Making wines in China's extreme northeast


What is it like to be making wines in the extremely remote Northeast China? What is a ‘good vintage’ there? speaks exclusively to John Salvi MW to find out his experience as the winemaker of Changyu’s Xinjiang estate.

Image: John Salvi MW at Bordeaux en primeur 2015, credit Decanter
Image: John Salvi MW at Bordeaux en primeur 2015, credit Decanter

The unexpected adventure

It all started when he heard the story about the oldest wine producing company in China, and decided to arrange a visit.

‘People think that everything (in the wine industry) is brand new in China, but this (Changyu) was founded in 1892,’ John Salvi MW told

He was introduced to Dr LI Jiming, chief engineer (chief winemaker) of Changyu during his trip to the producer’s ‘positively enormous’ head office in Shandong.

The visit then brought him to the president of Changyu, who asked him whether he would like to become the winemaker of the company’s new project—Chateau Changyu Baron Balboa in Xinjiang.

‘It took me about 10 seconds to say yes please,’ said the MW. ‘At my age, I was never expecting to be given anything that exciting to do.’

Image credit Chateau Chnagyu Baron Balboa
Image credit Chateau Chnagyu Baron Balboa

Into the heart of Xinjiang

Situated deep in the remote Northeast China, Xinjiang is China’s biggest source of table grapes and one of the biggest wine producing regions.

Similar to Ningxia, Cabernet Sauvignon, Merlot and Syrah are the key red varieties planted here, plus a little Chardonnay and German Riesling.

Though China is yet to identify a quality indigenous variety, these international grapes seem to be doing all right in these extremely dry and airy lands. ‘Sand, clay and limestone,’ are the key soil types, said the MW.

Like most of the winemaking regions in the northern China, vines need to be buried into the ground to endure the extremely cold winter though in summer the temperature can get very high. Many are concerned about the potential damage this may cause to the vines, including possible dehydration, which may damage the roots.

That’s not a problem here, stressed Salvi. ‘We put water in the trenches and we water the vines before burying them in order to avoid any dehydration.’

Image: John Salvi MW at Chateau Baron Balboa, credit Changyu
Image: John Salvi MW at Chateau Baron Balboa, credit Changyu

The Harvest

Even with the huge numbers of pickers, it still takes from the second half of August until the beginning of October to cover the vast 7000 hectares of vineyards of Chateau Changyu Baron Balboa.

Because of the dry climate, there’s almost no illness. ‘No insect problem, no parasites and almost no rot. Occasionally we get a tiny bit of downy rot but that’s all we get.’

Everything is done by hand, and the grapes harvested are usually ‘beautifully healthy’ when they arrive.

At the time of harvest, it’s not unusual for the winery to see 40 to 50 trucks lined up, piled with grapes to deliver. Even with two parallel lines running 24 hours per day, it still takes some time for fresh grapes to be processed.

‘It would be dreadful in Bordeaux,’ as the massive amount of grape may get oxidised before pressing and affect the freshness in the flavours, said the Bordeaux-based MW, who used to make wines at Chateau Palmer.

With the bone dry climate in Xinjiang, however, not yet crushed grapes can wait for 24 hours in their plastic boxes ‘without the danger of oxidation’.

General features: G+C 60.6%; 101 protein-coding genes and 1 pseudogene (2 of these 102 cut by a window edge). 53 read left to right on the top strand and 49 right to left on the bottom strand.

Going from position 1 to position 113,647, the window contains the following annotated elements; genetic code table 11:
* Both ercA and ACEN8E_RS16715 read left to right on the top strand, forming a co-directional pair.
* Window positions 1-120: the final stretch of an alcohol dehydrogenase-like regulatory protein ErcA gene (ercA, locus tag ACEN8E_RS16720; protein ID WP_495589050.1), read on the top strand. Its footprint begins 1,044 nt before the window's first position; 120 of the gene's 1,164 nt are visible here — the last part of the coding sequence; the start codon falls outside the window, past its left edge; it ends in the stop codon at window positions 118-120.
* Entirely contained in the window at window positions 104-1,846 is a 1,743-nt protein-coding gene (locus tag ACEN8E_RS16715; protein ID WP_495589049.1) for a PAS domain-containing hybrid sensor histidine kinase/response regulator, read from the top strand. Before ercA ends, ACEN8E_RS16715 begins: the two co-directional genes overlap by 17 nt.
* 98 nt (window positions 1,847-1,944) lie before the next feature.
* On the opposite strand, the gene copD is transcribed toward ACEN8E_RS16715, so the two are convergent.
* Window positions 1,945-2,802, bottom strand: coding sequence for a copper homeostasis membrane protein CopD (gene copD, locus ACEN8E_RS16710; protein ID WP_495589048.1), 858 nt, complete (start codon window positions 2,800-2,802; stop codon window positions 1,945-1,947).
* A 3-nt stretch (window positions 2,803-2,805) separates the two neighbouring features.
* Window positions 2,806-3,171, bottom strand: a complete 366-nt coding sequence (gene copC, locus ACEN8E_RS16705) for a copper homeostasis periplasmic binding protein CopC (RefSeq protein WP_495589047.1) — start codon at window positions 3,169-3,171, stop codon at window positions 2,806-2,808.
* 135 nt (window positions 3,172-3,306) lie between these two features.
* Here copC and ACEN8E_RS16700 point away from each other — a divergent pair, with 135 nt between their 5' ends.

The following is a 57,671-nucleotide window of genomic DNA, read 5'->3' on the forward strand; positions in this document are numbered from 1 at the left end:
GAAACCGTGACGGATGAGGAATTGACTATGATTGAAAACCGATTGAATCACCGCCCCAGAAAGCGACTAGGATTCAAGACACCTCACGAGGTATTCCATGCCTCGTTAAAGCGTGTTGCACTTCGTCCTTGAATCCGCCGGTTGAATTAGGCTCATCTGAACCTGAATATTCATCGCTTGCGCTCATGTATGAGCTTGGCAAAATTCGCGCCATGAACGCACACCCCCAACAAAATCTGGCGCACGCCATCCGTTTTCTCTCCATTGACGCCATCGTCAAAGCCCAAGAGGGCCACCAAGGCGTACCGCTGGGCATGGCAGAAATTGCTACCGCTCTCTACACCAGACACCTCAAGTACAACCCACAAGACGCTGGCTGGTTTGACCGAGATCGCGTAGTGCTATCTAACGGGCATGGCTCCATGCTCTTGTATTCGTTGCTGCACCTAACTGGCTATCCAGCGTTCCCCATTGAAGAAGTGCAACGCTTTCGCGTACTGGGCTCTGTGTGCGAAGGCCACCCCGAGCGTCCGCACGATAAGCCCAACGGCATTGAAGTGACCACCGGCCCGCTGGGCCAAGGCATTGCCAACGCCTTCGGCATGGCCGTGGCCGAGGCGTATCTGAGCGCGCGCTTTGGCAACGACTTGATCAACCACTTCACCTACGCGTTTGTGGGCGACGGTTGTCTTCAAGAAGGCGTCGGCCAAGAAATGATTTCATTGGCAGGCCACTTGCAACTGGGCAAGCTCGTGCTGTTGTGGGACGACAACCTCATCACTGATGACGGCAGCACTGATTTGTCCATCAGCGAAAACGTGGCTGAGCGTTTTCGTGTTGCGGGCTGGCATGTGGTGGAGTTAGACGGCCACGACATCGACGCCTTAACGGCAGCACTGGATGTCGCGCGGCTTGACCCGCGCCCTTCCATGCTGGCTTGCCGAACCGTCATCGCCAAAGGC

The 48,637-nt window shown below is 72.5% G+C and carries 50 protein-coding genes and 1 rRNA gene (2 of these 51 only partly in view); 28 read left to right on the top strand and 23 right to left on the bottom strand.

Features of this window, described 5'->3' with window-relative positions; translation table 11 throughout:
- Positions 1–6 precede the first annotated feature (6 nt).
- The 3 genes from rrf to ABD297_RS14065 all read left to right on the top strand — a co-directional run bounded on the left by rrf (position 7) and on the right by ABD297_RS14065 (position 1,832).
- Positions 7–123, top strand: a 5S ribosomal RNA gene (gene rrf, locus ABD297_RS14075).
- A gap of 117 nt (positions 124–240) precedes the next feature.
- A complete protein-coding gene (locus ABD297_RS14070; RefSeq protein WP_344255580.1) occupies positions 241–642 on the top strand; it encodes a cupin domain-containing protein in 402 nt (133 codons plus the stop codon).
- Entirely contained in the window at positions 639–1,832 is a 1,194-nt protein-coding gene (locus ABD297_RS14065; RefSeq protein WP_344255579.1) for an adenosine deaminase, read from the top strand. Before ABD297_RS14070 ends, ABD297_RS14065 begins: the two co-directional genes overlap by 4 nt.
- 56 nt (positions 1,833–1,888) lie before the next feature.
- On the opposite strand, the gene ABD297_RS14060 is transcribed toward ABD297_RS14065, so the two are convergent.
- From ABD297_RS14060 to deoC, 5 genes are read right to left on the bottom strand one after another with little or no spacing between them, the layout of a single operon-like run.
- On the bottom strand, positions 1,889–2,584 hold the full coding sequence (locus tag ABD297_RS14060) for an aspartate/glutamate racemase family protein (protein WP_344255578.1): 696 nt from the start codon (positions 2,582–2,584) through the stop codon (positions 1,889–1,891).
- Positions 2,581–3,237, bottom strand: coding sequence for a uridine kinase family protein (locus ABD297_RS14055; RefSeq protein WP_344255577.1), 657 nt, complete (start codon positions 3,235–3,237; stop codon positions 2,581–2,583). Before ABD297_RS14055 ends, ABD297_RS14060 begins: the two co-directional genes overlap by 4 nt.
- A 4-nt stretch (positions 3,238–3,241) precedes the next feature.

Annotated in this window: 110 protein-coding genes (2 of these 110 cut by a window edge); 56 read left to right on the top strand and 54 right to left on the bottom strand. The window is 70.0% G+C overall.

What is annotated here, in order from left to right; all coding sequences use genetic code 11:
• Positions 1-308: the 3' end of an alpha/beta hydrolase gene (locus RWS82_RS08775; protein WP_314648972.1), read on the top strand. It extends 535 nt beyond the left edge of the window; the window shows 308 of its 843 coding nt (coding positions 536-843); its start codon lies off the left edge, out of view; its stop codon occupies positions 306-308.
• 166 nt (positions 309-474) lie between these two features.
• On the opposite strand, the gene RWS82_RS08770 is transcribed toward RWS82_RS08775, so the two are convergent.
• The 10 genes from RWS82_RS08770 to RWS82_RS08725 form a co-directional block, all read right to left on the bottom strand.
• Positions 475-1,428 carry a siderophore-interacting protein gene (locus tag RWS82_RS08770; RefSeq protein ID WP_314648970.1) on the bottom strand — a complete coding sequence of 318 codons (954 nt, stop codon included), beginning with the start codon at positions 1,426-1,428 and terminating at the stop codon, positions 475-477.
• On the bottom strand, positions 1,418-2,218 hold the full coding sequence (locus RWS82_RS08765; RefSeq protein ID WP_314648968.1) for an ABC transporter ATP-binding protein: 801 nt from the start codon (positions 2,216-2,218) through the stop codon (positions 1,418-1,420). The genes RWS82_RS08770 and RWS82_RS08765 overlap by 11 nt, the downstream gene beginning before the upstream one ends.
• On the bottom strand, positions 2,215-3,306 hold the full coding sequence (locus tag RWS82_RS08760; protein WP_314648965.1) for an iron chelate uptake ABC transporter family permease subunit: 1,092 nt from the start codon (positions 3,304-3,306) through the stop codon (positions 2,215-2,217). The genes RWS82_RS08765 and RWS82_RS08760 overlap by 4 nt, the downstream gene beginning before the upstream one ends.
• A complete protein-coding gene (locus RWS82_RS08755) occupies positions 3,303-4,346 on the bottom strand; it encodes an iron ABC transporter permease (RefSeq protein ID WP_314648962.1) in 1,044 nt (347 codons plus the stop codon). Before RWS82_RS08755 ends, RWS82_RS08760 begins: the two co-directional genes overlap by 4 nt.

State-of-the-art machinery also supports the operation by automatically registering the time of arrival, alcohol level and sugar contents of the grapes.

What is a ‘good year’ in China

‘We’re very proud that in a good year we can reach 13.5% alcohol,’ said the MW.

Higher alcohol and good colour are usually desirable for his Chinese clients, though the winemaker is ‘not particularly worried’ himself.

In order to achieve a higher alcohol level, ‘we need maximum maturity to get as much alcohol as we can’, said Salvi.

To achieve the desired colour, however, requires stabilising the tannins.

The incredibly hot summers and dry winters bring hard tannins to the wines ‘even when the fruits are ripe’. This issue remains unresolved for the MW, who is now spending lots of time trying to find solutions to make the wines ‘smoother and gentler’.

The local people

The 7000 hectares of vines not only support Changyu’s winemaking operation, but also the lives of the local farmers.

‘They are very proud of it. They have little races to see who can pick the quickest. Then somebody stole somebody else’s basket and they have huge row about it,’ the MW laughed. ‘It was a lot of fun.’

The livelihood of ‘almost 2000 families’ depends on the winery, which also means huge local responsibilities.

The winery, as a return, sends its oenologists to give farmers directions on how to take care of their grapes.

‘It’s very important for them (farmers) to have a good crop, to have enough to live on,’ said the MW, ‘It works surprisingly smoothly.’

Oldest but forward-thinking

Although Chateau Changyu Baron Balboa is still one of the ‘less-experienced’ among Changyu’s six boutique wineries scattered around China, Salvi believes that the ‘New Silk Road’ initiated by President Xi should bring some ‘serious development’ to the remote area.

The MW is also aware of Changyu's latest movements inside and outside China. At the end of 2015, Changyu bought a 90% share of Château Mirefleurs, a Bordeaux Supérieur estate from the Castel group. The group is also keen to develop its imported wine business and wine tourism, especially with its ‘city of wine’ project in Shandong.

‘Maybe they’re the oldest (winemaking company in China), they’re certainly forward-thinking,’ said the MW.

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